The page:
A sand screw of the type shown separates particles such as coarse sand-sized particles between about 150 mesh and 3/8-inch from finer materials. A suitable form of such a sand screw includes a base tub in which the materials enter and an inclined tub that contains an auger. The particles are subjected to a tumbling action of the rotating continuous screw flights of the auger and an introduction of a rising current of fresh water into the base tub of the sand screw means. A suspension of the finer particles are carried upward by a flow of water and pass over a weir into a mixing tank while the coarser particles are conveyed by the auger and are substantially drained and squeezed dry of water, for example, to a water content of about 18-25 w%.
In the preferred embodiment, the salinity of the water drained from the coarse sand-sized particles is measured by an electrical resistivity measuring device (not shown) arranged to control a flop gate 4 for directing separated particles to either a stockpile or a salty particle return. If the water drained from, or remaining on the surfaces of such particles, has a salinity equivalent to no more than a selected target concentration, such as less than about 2500 ppm NaCl equivalent, the particles are sent to a stockpile. The target concentration may be set by criteria for non-hazardous waste disposal.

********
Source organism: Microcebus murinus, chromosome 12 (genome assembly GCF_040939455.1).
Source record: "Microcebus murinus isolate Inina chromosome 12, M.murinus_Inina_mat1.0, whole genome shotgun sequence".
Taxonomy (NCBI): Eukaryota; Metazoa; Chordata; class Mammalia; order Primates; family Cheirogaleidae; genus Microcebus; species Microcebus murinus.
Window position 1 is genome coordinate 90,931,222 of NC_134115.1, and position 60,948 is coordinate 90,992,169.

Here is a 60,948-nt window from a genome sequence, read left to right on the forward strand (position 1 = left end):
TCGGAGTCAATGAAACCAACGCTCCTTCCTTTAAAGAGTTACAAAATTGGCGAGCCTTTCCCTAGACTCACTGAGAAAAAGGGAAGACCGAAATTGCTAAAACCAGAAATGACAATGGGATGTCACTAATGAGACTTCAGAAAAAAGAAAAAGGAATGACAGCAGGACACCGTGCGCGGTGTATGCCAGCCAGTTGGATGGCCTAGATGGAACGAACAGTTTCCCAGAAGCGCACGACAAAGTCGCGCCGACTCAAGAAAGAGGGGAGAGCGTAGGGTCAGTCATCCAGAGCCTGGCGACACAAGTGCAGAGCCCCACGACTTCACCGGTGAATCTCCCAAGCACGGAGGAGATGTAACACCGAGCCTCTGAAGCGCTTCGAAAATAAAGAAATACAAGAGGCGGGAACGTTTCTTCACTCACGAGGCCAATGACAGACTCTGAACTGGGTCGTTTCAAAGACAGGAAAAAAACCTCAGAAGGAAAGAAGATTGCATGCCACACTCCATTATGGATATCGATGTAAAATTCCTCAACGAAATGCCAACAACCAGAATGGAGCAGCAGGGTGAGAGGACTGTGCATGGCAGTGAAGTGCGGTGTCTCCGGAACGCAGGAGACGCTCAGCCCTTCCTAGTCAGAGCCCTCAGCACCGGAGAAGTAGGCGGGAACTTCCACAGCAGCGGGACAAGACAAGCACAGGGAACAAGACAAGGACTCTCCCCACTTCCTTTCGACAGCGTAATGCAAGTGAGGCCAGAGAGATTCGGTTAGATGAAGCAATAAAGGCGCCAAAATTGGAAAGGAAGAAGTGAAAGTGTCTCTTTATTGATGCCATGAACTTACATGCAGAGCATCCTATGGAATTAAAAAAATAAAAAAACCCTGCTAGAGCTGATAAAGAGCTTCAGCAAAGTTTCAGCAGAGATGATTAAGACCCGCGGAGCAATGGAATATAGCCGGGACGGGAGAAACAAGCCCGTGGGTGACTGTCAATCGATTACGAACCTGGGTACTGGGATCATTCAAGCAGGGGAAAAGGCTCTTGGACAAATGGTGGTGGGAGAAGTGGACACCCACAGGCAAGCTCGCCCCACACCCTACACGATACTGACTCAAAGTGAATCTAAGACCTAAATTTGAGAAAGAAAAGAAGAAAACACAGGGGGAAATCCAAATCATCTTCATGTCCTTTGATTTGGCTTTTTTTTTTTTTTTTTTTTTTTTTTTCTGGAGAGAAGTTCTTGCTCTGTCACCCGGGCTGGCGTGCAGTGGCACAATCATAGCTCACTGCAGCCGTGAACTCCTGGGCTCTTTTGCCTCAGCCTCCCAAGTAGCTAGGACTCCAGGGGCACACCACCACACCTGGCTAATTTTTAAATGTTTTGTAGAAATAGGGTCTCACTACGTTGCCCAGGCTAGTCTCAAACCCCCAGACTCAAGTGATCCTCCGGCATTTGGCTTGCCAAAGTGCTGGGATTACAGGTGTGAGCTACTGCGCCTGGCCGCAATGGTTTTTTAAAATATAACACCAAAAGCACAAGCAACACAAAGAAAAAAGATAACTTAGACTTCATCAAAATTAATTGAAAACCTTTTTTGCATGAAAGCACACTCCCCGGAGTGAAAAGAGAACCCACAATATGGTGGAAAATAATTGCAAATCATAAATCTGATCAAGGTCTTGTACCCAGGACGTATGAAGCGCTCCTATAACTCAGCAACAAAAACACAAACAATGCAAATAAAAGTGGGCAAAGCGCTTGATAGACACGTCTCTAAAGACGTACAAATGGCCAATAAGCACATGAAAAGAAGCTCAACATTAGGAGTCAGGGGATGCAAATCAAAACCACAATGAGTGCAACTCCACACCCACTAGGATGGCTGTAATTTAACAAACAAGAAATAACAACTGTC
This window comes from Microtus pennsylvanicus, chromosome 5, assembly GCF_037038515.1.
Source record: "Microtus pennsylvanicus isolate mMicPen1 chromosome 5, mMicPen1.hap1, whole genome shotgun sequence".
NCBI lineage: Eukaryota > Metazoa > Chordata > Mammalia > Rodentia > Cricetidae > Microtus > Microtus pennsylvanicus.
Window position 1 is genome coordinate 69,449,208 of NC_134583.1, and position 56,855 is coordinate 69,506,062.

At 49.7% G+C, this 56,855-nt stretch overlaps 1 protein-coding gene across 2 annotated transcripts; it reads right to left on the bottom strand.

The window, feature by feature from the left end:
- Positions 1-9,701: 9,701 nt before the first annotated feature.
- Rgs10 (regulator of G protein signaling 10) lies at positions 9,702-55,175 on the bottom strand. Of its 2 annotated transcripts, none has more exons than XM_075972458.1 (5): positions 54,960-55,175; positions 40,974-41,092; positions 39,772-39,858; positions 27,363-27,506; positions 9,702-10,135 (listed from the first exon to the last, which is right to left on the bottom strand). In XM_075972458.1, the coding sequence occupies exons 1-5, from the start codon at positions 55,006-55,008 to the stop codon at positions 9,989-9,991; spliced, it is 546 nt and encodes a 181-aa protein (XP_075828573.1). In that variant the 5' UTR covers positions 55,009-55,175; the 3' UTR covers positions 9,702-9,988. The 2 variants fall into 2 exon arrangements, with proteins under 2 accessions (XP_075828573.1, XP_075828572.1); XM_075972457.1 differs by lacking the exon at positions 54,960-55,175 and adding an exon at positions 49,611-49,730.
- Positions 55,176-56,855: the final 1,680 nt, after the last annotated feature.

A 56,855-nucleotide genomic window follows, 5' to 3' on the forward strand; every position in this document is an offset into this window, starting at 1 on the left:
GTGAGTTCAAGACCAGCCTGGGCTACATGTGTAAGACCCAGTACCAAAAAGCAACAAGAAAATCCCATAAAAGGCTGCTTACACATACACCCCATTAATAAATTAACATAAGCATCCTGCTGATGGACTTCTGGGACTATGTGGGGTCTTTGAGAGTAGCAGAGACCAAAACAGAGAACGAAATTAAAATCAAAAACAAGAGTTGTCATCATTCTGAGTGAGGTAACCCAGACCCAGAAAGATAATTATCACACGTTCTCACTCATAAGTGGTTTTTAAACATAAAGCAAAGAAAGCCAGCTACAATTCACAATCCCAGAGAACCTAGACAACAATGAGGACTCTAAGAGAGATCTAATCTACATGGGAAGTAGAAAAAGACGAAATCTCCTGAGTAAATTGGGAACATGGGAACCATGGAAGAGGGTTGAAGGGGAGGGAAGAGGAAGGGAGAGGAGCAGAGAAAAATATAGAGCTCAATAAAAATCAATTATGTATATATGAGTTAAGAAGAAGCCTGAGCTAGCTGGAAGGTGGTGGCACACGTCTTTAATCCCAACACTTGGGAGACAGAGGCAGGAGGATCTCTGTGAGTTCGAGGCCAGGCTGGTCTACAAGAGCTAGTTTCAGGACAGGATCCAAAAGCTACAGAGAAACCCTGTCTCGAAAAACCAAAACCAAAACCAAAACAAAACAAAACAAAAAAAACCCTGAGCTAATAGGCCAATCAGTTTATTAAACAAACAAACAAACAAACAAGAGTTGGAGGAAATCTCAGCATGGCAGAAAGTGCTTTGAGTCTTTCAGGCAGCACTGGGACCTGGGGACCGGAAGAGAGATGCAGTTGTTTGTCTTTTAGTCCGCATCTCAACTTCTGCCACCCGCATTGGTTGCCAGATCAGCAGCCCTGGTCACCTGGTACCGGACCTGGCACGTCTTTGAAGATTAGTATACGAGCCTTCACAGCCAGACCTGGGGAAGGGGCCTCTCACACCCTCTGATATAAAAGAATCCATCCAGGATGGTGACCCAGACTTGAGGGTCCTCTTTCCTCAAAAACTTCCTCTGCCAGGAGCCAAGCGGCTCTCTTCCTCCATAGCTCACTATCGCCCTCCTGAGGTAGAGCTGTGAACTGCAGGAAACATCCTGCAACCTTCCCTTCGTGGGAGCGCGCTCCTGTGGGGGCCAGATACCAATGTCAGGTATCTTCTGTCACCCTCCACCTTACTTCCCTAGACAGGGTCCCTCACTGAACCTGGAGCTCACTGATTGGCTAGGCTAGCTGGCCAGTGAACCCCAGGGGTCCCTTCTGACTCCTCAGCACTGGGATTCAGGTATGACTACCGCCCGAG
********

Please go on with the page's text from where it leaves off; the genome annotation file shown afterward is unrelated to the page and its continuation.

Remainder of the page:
Where the salt concentration of such water (which amounts to a salt-leaching water which contacted the particles) is higher than the target concentration, the particles are returned for remixing and reseparation within the sand screw 3, as indicated by the arrow labeled "salty particle return." Such remixing and reseparating is repeated until a selected level of salt concentration is reached. During this processing, feeding of the new batches of contaminated materials into the hopper 1 and on the blade mill 2 may be delayed.
The water suspended slurry of particles smaller than about 150 mesh are conveyed to a mixing tank 5 in which the water is circulated by a pump 6. More water is added to the suspension, preferably until a precentage of the suspended solids within the liquid is about 5 to 7% by volume, and is within the operational constraints of a relatively fine solids control means, such as a desander 7 and desilter 8. As known in the art, the concentration of such slurried particles can be measured manually by vaporizing water from the slurry or automatically by means of gauges of the types used in municipal sewage plants. The slurry is displaced by pump means 9 into desander 7.
A suitable desander consists of a series of tapered cones in which solid particles are separated from liquid by means of the centrifugal force generated by the swirling of the slurry inside the cones. The solid particles exit through the tapered end of the cones while the liquid flow out the top. The desander 7 is preferably arranged to remove isolated fine sand-sized particles having average sizes in the range of about 80-100 microns to 150 mesh. Most of the liquid and the clay and silt-sized or smaller particles are displaced by pump 10 into the desilter 8.